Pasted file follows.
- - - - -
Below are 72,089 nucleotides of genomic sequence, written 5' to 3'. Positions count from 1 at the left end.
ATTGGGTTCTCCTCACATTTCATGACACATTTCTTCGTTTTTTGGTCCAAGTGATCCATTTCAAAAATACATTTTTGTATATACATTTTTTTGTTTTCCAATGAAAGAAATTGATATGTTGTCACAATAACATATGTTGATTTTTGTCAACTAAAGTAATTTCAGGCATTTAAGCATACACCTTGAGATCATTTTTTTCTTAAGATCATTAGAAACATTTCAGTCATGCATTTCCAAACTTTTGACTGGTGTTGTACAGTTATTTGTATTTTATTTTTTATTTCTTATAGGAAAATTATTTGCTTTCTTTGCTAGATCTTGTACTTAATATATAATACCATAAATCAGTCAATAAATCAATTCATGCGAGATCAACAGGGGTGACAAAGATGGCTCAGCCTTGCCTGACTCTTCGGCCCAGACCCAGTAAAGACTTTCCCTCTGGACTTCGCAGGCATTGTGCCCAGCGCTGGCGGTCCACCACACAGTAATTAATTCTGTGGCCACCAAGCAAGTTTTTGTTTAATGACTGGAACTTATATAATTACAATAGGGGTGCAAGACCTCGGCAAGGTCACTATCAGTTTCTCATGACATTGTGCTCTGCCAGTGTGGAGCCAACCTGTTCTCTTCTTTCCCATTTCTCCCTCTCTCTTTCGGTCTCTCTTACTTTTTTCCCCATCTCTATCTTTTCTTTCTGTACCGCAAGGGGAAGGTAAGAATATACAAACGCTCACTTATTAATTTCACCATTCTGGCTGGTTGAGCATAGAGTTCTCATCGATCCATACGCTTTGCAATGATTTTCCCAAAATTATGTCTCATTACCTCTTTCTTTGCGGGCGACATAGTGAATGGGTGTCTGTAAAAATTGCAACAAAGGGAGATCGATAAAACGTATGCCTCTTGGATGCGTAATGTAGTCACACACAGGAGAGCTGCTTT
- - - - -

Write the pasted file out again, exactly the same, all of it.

Below are 72,089 nucleotides of genomic sequence, written 5' to 3'. Positions count from 1 at the left end.
ATTGGGTTCTCCTCACATTTCATGACACATTTCTTCGTTTTTTGGTCCAAGTGATCCATTTCAAAAATACATTTTTGTATATACATTTTTTTGTTTTCCAATGAAAGAAATTGATATGTTGTCACAATAACATATGTTGATTTTTGTCAACTAAAGTAATTTCAGGCATTTAAGCATACACCTTGAGATCATTTTTTTCTTAAGATCATTAGAAACATTTCAGTCATGCATTTCCAAACTTTTGACTGGTGTTGTACAGTTATTTGTATTTTATTTTTTATTTCTTATAGGAAAATTATTTGCTTTCTTTGCTAGATCTTGTACTTAATATATAATACCATAAATCAGTCAATAAATCAATTCATGCGAGATCAACAGGGGTGACAAAGATGGCTCAGCCTTGCCTGACTCTTCGGCCCAGACCCAGTAAAGACTTTCCCTCTGGACTTCGCAGGCATTGTGCCCAGCGCTGGCGGTCCACCACACAGTAATTAATTCTGTGGCCACCAAGCAAGTTTTTGTTTAATGACTGGAACTTATATAATTACAATAGGGGTGCAAGACCTCGGCAAGGTCACTATCAGTTTCTCATGACATTGTGCTCTGCCAGTGTGGAGCCAACCTGTTCTCTTCTTTCCCATTTCTCCCTCTCTCTTTCGGTCTCTCTTACTTTTTTCCCCATCTCTATCTTTTCTTTCTGTACCGCAAGGGGAAGGTAAGAATATACAAACGCTCACTTATTAATTTCACCATTCTGGCTGGTTGAGCATAGAGTTCTCATCGATCCATACGCTTTGCAATGATTTTCCCAAAATTATGTCTCATTACCTCTTTCTTTGCGGGCGACATAGTGAATGGGTGTCTGTAAAAATTGCAACAAAGGGAGATCGATAAAACGTATGCCTCTTGGATGCGTAATGTAGTCACACACAGGAGAGCTGCTTT